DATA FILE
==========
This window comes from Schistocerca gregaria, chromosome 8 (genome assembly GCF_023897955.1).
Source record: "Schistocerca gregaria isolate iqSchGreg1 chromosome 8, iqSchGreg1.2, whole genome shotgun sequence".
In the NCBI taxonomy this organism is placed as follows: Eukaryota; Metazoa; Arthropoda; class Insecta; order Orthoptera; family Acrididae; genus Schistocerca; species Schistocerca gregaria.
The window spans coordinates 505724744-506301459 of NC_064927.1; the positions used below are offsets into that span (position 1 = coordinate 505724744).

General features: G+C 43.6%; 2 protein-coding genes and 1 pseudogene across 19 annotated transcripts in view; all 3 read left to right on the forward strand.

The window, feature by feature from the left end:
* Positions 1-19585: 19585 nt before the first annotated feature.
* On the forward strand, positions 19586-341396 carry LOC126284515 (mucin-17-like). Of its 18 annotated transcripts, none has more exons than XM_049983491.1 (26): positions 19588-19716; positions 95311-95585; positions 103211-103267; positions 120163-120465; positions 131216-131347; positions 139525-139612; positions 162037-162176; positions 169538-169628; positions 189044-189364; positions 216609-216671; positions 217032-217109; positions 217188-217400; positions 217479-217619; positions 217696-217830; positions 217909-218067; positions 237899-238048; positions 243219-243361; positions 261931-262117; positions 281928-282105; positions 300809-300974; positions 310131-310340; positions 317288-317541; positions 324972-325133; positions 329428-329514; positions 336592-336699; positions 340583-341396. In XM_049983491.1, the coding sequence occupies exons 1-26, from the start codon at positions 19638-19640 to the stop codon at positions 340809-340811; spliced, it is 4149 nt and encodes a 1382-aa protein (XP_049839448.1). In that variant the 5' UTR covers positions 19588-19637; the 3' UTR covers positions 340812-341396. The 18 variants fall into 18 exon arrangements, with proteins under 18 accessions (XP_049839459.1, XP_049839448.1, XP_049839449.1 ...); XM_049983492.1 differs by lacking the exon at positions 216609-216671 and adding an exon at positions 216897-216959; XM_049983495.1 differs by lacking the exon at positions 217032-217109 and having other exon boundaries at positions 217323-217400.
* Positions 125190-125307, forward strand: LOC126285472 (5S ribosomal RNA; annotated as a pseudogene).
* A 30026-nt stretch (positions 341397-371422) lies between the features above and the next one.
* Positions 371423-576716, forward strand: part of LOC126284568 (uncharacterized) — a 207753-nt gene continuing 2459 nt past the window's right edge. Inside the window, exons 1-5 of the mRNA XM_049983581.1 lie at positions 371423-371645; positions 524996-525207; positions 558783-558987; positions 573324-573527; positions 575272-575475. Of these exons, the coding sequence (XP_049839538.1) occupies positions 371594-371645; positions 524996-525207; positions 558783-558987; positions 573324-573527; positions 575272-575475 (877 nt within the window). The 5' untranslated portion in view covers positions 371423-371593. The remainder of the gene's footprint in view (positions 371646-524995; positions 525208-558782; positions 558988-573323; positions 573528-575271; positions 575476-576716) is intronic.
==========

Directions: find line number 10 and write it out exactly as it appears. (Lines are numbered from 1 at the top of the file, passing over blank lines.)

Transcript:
* A 30026-nt stretch (positions 341397-371422) lies between the features above and the next one.